What sets Temple of Osiris apart from its predecessor, beyond more players, are the new customization items you can equip. Throughout the adventure, you'll be picking up gemstones of various values from dead enemies or uncovering them in the ground or pots. At the end of every tomb, there will be a series of chests you can unlock, but you'll have to pay with the gems you collected. There are various tiers of chests and gear, from common to legendary, and you'll be able to spot the differences based on the cost to open. The legendary chests do give out some really nice items, like super-powered weapons, but you can get some good amulets and rings, which offer status effects like better ammo efficiency or explosive range, in any variety of chests. Equipping these will help you tackle the more difficult waves of enemies when you're playing with more friends, and allow you to put a bit of your own touch on each character. These items stay in your inventory even when playing with friends online, so you'll always have your own gear at your disposal no matter how you choose to play.
There are more than a dozen different tombs to explore, each with its own theme and length, though typically it will take you 10-15 minutes to clear each one on your first pass. Others might be a bit longer depending on how many players you have helping you advance through the more complicated puzzles blocking your path, but Temple of Osiris can be beat in just a handful of hours for the truly devoted. However, the game doesn't merely end once you've defeated Set. Each tomb has a series of challenges to complete, which unlocks more customization items, and there are special challenges that will unlock once you finish the game's main chapters as well. Factor in some leaderboards, where you can see how you stack up against the rest of the tomb raiders across the world, or just on your friends list, and it's easy to become addicted to topping your own time and score. It's also easy to make things difficult for your co-op partners if it looks like they're going to do better than you. A nice well-placed bomb or accidental release of a grappling hook should help even the odds, and help ensure your name rests above theirs on the charts.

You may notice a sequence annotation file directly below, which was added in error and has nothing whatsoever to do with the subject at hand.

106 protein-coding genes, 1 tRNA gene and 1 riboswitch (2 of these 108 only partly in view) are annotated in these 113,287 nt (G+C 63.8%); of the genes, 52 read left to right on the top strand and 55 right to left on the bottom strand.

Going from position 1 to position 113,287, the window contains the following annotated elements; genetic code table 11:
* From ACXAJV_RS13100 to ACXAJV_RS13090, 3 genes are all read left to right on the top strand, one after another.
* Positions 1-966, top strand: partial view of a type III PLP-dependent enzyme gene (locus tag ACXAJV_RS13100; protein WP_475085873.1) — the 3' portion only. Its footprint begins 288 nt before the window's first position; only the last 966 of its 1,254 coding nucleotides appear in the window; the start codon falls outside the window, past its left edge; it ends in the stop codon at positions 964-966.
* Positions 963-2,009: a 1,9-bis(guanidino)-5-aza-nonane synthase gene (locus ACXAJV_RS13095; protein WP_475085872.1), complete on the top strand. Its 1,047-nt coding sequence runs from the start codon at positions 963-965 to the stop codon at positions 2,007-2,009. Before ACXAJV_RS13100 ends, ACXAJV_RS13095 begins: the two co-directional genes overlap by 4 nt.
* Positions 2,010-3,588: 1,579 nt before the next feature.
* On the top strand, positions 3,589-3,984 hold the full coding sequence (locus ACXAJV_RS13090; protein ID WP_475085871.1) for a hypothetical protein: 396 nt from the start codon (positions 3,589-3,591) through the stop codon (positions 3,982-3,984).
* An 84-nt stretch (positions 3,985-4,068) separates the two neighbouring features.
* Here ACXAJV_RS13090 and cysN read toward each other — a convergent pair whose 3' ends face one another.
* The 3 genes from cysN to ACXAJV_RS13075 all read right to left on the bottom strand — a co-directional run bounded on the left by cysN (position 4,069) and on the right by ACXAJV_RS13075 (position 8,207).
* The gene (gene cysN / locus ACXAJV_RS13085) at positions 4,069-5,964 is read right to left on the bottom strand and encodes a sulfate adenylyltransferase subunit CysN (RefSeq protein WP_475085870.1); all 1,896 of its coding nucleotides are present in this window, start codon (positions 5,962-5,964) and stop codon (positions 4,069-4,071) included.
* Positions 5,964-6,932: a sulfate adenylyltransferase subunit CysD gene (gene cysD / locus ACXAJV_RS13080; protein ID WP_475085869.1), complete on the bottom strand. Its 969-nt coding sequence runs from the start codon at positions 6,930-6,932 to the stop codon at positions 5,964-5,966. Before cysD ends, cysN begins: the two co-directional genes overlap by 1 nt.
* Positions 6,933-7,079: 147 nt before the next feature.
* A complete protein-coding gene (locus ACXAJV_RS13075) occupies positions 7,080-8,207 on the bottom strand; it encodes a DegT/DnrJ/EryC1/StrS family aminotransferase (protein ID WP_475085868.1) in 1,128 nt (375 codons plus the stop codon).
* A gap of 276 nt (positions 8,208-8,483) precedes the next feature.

Despite being set in Egypt, there's some surprising variety in the environments. While most of the tombs are of the same ilk, Set's used his powers to alter the weather and day/night cycle of the immediate area. That means you'll encounter some rain storms and flooding right alongside the snowy cliffs the deserts are so known for. It gives Temple of Osiris some needed diversity, as just running around the sandy pyramids could have grown tiresome rather quickly. The isometric view offers Crystal the chance to really showcase some impressive tombs and world design; however, at moments when the game zooms in, a bit of that fidelity goes out the window. Character models are decent, but not all that detailed, though environments retain their luster. It's a shame Lara and the rest of the gang don't look better up close, but it's also understandable given that Temple of Osiris is meant to be played with the camera quite a bit away from the action.
With two solid franchises exploring varying aspects of one of gaming's greatest leading ladies, Crystal has plenty of opportunity to give every Lara Croft fan something different. Lara Croft and the Temple of Osiris is a great adventure with loads of replayability. It's much more fun to play with friends, but you can still get some mileage out of solo play. Most importantly, the game is good, and shows just how much flexibility this character and franchise has when in the right hands.
This review was completed with a download code of Lara Croft and the Temple of Osiris provided by the publisher for Xbox One.